This drug is known to be substantially excreted by the kidney, and the risk of toxic reactions to this drug may be greater in patients with impaired renal function (See PRECAUTIONS   Special Populations: Chronic Renal Failure and Dialysis Patients ). Because elderly patients are more likely to have decreased renal function, care should be taken in dose selection, and it may be useful to monitor renal function.

Adverse reactions to sucralfate in clinical trials were minor and only rarely led to discontinuation of the drug. In studies involving over 2700 patients treated with sucralfate tablets, adverse effects were reported in 129 (4.7%).

Constipation was the most frequent complaint (2%). Other adverse effects reported in less than 0.5% of the patients are listed below by body system:

Gastrointestinal: diarrhea, nausea, vomiting, gastric discomfort, indigestion, flatulence, dry mouth

Dermatological: pruritus, rash

Nervous System: dizziness, insomnia, sleepiness, vertigo

Other: back pain, headache

Post-marketing : cases of hypersensitivity have been reported with the use of sucralfate tablets, including dyspnea, lip swelling, pruritus, rash, and urticaria.

Cases of anaphylactic reactions, bronchospasm, laryngeal edema, edema of the mouth, Pharyngeal edema, respiratory tract edema and swelling of the face have been reported with an unknown oral formulation of sucralfate.

Bezoars have been reported in patients treated with sucralfate. The majority of patients had underlying medical conditions that may predispose to bezoar formation (such as delayed gastric emptying) or were receiving concomitant enteral tube feedings.

Inadvertent injection of insoluble sucralfate and its insoluble excipients has led to fatal complications, including pulmonary and cerebral emboli. Sucralfate is not intended for intravenous administration.

Due to limited experience in humans with overdosage of sucralfate, no specific treatment recommendations can be given. Acute oral toxicity studies in animals, however, using doses up to 12 g/kg body weight, could not find a lethal dose. Sucralfate is only minimally absorbed from the gastrointestinal tract. Risks associated with acute overdosage should, therefore, be minimal. In rare reports describing sucralfate overdose, most patients remained asymptomatic. Those few reports where adverse events were described included symptoms of dyspepsia, abdominal pain, nausea, and vomiting.

Active Duodenal Ulcer. The recommended adult oral dosage for duodenal ulcer is 1 g four times per day on an empty stomach.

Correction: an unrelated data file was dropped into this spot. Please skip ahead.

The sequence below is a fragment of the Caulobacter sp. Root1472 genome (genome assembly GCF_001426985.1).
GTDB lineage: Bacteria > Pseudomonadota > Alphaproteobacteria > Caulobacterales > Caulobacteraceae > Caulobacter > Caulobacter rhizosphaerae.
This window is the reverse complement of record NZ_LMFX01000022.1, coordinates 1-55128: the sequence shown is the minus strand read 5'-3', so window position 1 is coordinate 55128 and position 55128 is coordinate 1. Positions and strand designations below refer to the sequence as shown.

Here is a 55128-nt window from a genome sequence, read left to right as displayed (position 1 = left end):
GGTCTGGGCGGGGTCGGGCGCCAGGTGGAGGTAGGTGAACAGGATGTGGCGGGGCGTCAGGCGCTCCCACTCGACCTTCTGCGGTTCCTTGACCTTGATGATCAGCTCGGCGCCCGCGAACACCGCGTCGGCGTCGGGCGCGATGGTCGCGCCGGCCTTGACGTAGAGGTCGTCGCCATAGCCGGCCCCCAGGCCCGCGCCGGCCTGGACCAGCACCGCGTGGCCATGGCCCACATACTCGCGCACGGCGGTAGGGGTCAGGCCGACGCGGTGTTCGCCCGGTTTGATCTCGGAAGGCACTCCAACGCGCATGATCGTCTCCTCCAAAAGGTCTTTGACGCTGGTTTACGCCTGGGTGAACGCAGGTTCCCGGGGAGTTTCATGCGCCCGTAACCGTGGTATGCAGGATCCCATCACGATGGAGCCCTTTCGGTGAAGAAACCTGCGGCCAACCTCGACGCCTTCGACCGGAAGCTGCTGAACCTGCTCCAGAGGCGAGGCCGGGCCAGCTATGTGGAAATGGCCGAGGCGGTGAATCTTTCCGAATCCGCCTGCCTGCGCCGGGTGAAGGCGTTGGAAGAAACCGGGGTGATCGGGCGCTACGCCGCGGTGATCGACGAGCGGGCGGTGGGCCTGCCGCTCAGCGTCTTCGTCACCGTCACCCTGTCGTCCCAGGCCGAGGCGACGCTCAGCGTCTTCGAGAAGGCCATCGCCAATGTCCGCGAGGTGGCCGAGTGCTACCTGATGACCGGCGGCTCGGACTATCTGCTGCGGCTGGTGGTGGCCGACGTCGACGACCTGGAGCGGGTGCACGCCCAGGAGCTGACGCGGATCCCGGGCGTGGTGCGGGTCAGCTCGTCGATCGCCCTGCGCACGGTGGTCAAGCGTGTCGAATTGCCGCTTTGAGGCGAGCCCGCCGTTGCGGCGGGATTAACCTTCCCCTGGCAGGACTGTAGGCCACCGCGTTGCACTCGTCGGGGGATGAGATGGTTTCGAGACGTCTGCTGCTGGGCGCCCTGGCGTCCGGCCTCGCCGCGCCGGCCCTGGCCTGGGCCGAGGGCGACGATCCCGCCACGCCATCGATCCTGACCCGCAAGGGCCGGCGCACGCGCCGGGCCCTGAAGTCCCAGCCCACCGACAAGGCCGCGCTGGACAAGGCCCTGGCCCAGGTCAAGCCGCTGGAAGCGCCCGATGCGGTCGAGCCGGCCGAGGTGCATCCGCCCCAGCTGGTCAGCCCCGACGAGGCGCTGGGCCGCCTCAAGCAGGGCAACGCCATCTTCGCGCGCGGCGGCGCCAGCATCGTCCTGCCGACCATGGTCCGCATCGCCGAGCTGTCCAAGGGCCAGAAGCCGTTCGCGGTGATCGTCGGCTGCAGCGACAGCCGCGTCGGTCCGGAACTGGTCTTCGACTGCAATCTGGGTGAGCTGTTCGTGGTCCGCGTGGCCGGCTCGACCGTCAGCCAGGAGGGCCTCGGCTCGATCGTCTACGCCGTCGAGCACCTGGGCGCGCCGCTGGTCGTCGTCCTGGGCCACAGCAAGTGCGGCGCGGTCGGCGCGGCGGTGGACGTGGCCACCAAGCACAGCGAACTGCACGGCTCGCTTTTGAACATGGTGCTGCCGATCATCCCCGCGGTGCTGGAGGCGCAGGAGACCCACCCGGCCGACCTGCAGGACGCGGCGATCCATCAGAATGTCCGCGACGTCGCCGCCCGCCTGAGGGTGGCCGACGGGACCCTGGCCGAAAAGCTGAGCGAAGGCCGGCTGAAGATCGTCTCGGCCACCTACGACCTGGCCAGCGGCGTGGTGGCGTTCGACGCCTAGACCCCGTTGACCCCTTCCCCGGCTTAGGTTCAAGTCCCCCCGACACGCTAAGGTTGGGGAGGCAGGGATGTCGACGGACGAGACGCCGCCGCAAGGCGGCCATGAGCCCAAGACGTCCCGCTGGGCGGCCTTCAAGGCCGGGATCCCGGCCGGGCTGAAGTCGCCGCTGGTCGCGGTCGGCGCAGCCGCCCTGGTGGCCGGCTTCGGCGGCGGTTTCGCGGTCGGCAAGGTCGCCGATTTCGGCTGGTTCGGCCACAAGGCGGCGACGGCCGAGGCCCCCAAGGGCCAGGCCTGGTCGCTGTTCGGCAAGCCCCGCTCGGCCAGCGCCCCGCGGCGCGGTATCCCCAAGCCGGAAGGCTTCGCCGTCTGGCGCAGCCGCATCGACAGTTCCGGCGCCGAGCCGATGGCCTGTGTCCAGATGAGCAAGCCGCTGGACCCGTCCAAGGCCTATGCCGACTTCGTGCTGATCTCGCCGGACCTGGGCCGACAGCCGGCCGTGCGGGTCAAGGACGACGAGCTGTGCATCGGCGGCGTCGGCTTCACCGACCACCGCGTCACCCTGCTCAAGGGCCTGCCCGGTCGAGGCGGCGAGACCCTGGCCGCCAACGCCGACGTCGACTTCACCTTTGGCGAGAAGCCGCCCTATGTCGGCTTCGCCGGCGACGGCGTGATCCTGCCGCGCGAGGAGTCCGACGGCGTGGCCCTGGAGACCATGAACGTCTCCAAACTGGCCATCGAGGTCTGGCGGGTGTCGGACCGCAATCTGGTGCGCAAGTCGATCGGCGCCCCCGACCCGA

Antacids may be prescribed as needed for relief of pain but should not be taken within one-half hour before or after sucralfate.

While healing with sucralfate may occur during the first week or two, treatment should be continued for 4 to 8 weeks unless healing has been demonstrated by x-ray or endoscopic examination.

Maintenance Therapy: The recommended adult oral dosage is 1 g twice a day.

Elderly: In general, dose selection for an elderly patient should be cautious, usually starting at the low end of the dosing range, reflecting the greater frequency of decreased hepatic, renal, or cardiac function, and of concomitant disease or other drug therapy (See PRECAUTIONS   Geriatric Use ).

Call your doctor for medical advice about side effects.  You may report side effects to Greenstone LLC at 1-800-438-1985 or FDA at 1-800-FDA-1088 or www.fda.gov/medwatch.

Sucralfate 1g tablets are supplied in bottles of 100 (NDC59762-0401-1) and 500 (NDC59762-0401-5) tablets. Light pink, scored, oblong tablets are embossed with CARAFATE on one side and 1712 on the other.

Rx Only

Prescribing Information rev. March 2017

 

Please reference the How Supplied section listed above for a description of individual tablets. This drug product has been received by Aphena Pharma - TN in a manufacturer or distributor packaged configuration and repackaged in full compliance with all applicable cGMP regulations. The package configurations available from Aphena are listed below:

Store between 20°-25°C (68°-77°F). See USP Controlled Room Temperature. Dispense in a tight light-resistant container as defined by USP. Keep this and all drugs out of the reach of children.